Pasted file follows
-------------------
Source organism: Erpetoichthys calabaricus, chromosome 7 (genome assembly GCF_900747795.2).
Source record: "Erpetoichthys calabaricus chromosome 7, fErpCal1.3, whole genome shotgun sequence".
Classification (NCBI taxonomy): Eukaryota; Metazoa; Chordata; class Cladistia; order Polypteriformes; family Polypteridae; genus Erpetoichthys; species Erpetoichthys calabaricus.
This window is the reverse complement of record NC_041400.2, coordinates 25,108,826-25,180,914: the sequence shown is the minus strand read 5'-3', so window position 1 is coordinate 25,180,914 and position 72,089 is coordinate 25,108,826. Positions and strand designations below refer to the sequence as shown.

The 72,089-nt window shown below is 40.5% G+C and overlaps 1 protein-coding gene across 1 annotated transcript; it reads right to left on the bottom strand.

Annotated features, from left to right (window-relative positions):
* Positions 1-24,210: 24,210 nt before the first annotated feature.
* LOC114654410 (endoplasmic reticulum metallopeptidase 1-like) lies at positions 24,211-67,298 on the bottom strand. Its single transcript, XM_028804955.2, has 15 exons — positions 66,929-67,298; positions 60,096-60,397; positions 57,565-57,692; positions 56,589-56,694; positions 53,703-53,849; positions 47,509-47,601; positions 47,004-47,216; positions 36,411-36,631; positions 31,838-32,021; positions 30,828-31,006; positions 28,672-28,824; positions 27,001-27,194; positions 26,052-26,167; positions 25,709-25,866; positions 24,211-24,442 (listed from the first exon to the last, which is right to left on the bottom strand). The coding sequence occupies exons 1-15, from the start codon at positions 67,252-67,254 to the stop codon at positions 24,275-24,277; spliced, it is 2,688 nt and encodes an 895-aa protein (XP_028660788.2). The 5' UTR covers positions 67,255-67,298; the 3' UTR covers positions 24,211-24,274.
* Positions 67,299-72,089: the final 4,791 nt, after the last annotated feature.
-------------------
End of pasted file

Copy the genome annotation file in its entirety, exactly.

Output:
Source organism: Erpetoichthys calabaricus, chromosome 7 (genome assembly GCF_900747795.2).
Source record: "Erpetoichthys calabaricus chromosome 7, fErpCal1.3, whole genome shotgun sequence".
Classification (NCBI taxonomy): Eukaryota; Metazoa; Chordata; class Cladistia; order Polypteriformes; family Polypteridae; genus Erpetoichthys; species Erpetoichthys calabaricus.
This window is the reverse complement of record NC_041400.2, coordinates 25,108,826-25,180,914: the sequence shown is the minus strand read 5'-3', so window position 1 is coordinate 25,180,914 and position 72,089 is coordinate 25,108,826. Positions and strand designations below refer to the sequence as shown.

The 72,089-nt window shown below is 40.5% G+C and overlaps 1 protein-coding gene across 1 annotated transcript; it reads right to left on the bottom strand.

Annotated features, from left to right (window-relative positions):
* Positions 1-24,210: 24,210 nt before the first annotated feature.
* LOC114654410 (endoplasmic reticulum metallopeptidase 1-like) lies at positions 24,211-67,298 on the bottom strand. Its single transcript, XM_028804955.2, has 15 exons — positions 66,929-67,298; positions 60,096-60,397; positions 57,565-57,692; positions 56,589-56,694; positions 53,703-53,849; positions 47,509-47,601; positions 47,004-47,216; positions 36,411-36,631; positions 31,838-32,021; positions 30,828-31,006; positions 28,672-28,824; positions 27,001-27,194; positions 26,052-26,167; positions 25,709-25,866; positions 24,211-24,442 (listed from the first exon to the last, which is right to left on the bottom strand). The coding sequence occupies exons 1-15, from the start codon at positions 67,252-67,254 to the stop codon at positions 24,275-24,277; spliced, it is 2,688 nt and encodes an 895-aa protein (XP_028660788.2). The 5' UTR covers positions 67,255-67,298; the 3' UTR covers positions 24,211-24,274.
* Positions 67,299-72,089: the final 4,791 nt, after the last annotated feature.